Commercy (French pronunciation: [kɔmɛʁsi] (listen)) is a commune in the Meuse department in Grand Est in north-eastern France.[2] The 18th-century Lorraine historian Nicolas Luton Durival (1713–1795) was born in Commercy.

The castle
The castle
Coat of arms of Commercy
Location of Commercy
Commercy is located in France
Commercy is located in Grand Est
Coordinates: 48°45′43″N 5°35′33″E / 48.7619°N 5.5926°E / 48.7619; 5.5926Coordinates: 48°45′43″N 5°35′33″E / 48.7619°N 5.5926°E / 48.7619; 5.5926
RegionGrand Est
IntercommunalityCommercy - Void - Vaucouleurs
 • Mayor (2020–2026) Jérôme Lefèvre
35.37 km2 (13.66 sq mi)
 (Jan. 2019)[1]
 • Density150/km2 (390/sq mi)
Time zoneUTC+01:00 (CET)
 • Summer (DST)UTC+02:00 (CEST)
INSEE/Postal code
55122 /55200
Elevation227–280 m (745–919 ft)
(avg. 232 m or 761 ft)
1 French Land Register data, which excludes lakes, ponds, glaciers > 1 km2 (0.386 sq mi or 247 acres) and river estuaries.


Commercy dates back to the 9th century, and at that time its lords were dependent on the bishop of Metz. In 1544 it was besieged by Charles V in person. For some time the lordship was in the hands of Jean François Paul de Gondi, cardinal de Retz, who lived in the town for a number of years, and there composed his memoirs. From him it was purchased by Charles IV, Duke of Lorraine. In 1744 it became the residence of Stanisław Leszczyński, king of Poland, who spent a great deal of care on the embellishment of the town, castle and neighbourhood.[3]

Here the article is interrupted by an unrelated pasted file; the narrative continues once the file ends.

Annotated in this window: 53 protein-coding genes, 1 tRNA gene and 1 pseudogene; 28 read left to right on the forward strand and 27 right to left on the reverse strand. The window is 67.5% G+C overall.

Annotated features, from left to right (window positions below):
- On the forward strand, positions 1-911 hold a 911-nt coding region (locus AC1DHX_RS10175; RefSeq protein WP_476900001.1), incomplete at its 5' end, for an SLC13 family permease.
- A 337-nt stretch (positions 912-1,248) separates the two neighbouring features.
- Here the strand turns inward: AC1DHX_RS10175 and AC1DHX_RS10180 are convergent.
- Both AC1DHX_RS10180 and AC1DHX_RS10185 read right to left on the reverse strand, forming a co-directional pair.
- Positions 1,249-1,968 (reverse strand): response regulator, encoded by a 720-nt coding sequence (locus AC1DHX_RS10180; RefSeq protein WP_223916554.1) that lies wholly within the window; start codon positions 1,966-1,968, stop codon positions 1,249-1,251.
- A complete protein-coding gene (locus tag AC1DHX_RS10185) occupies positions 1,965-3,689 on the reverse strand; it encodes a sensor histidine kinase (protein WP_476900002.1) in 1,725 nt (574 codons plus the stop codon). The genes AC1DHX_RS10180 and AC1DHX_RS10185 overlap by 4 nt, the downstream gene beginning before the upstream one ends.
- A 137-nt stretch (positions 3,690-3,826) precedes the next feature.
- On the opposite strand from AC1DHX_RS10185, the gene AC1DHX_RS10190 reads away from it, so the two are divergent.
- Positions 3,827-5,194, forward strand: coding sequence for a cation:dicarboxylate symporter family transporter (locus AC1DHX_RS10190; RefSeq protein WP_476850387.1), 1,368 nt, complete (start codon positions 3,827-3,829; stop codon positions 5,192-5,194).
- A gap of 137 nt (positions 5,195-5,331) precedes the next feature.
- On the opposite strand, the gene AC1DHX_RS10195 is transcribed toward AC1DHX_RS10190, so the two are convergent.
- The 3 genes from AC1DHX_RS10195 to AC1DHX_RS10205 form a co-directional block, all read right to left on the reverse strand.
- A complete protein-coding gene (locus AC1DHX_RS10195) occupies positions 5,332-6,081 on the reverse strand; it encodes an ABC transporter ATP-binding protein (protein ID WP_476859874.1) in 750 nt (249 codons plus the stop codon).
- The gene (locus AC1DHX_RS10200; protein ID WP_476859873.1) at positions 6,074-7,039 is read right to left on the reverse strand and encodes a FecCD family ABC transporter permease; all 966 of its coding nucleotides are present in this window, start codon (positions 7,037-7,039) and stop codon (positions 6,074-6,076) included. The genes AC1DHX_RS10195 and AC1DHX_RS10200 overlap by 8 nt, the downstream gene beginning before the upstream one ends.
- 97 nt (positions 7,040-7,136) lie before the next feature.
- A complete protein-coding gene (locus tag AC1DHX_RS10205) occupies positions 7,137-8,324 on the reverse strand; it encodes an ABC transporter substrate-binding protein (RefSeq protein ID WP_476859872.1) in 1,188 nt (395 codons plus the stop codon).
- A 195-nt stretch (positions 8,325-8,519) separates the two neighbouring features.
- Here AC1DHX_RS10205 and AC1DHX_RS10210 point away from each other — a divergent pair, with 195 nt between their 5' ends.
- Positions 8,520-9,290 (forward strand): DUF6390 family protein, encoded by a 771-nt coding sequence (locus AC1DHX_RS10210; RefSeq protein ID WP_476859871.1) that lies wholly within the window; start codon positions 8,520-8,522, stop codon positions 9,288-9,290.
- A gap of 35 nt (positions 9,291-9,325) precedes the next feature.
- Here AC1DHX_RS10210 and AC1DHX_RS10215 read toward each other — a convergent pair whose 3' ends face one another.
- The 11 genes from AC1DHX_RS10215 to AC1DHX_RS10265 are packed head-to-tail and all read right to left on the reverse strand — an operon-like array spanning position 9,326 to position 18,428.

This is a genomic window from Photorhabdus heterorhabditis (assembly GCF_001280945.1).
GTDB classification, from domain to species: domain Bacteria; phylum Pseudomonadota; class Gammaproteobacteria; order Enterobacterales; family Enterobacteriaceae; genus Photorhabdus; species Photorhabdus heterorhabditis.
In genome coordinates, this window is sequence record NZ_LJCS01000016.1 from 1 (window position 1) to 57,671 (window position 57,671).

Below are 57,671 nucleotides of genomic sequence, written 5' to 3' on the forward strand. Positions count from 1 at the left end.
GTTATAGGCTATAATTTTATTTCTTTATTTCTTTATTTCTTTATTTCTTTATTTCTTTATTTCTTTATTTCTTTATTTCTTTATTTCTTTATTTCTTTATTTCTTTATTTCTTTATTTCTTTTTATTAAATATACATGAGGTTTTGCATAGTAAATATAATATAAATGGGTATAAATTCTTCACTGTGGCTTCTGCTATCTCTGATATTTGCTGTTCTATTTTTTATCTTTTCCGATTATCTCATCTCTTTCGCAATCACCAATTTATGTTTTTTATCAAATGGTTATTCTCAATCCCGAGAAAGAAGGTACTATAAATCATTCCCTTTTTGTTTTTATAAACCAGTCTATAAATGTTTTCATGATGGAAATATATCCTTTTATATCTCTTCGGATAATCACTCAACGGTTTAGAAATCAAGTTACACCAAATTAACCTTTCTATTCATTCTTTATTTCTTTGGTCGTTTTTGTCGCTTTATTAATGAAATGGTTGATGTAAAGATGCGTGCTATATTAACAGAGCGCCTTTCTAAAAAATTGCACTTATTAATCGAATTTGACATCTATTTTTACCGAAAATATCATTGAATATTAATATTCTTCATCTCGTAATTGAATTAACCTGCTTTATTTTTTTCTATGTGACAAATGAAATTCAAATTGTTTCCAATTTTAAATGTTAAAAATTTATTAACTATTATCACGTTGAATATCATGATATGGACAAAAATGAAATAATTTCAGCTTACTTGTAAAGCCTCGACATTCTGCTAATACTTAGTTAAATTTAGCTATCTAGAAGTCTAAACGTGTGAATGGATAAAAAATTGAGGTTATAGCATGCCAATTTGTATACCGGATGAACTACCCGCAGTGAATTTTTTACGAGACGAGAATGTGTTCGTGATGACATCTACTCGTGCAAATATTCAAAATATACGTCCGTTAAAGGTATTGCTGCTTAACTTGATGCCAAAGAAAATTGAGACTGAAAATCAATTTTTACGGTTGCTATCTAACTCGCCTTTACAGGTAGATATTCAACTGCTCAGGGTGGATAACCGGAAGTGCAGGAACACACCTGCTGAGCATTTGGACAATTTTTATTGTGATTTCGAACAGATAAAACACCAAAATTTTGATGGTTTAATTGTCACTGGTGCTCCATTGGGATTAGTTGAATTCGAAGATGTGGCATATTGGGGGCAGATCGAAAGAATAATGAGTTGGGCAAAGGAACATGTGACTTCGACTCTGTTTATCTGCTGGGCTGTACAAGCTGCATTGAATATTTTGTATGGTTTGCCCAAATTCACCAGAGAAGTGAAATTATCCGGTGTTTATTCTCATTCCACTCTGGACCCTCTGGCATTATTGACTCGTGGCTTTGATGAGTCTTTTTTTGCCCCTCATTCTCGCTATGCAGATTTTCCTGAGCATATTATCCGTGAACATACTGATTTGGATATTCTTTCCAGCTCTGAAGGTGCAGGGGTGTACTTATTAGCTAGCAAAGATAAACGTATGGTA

Commercy is the home of the Madeleines referred to by Marcel Proust in À la recherche du temps perdu.[4]

People from CommercyEdit

In fictionEdit

Commercy is the key location for action in the 1964 film The Train although this did not use the town for filming purposes.

Twin townsEdit

It is twinned with the German town of Hockenheim.

See alsoEdit


  1. ^ "Populations légales 2019". The National Institute of Statistics and Economic Studies. 29 December 2021.
  2. ^ Commune de Commercy (55122), INSEE
  3. ^   One or more of the preceding sentences incorporates text from a publication now in the public domainChisholm, Hugh, ed. (1911). "Commercy". Encyclopædia Britannica. Vol. 6 (11th ed.). Cambridge University Press. pp. 773–774.
  4. ^ Proust, Marcel (1922). Du côté de chez Swann. À la recherche du temps perdu. Grasset and Gallimard.
  5. ^ Journal d'un prêtre lorrain pendant la Révolution (1791-1799). Hachette. 1912..

External linksEdit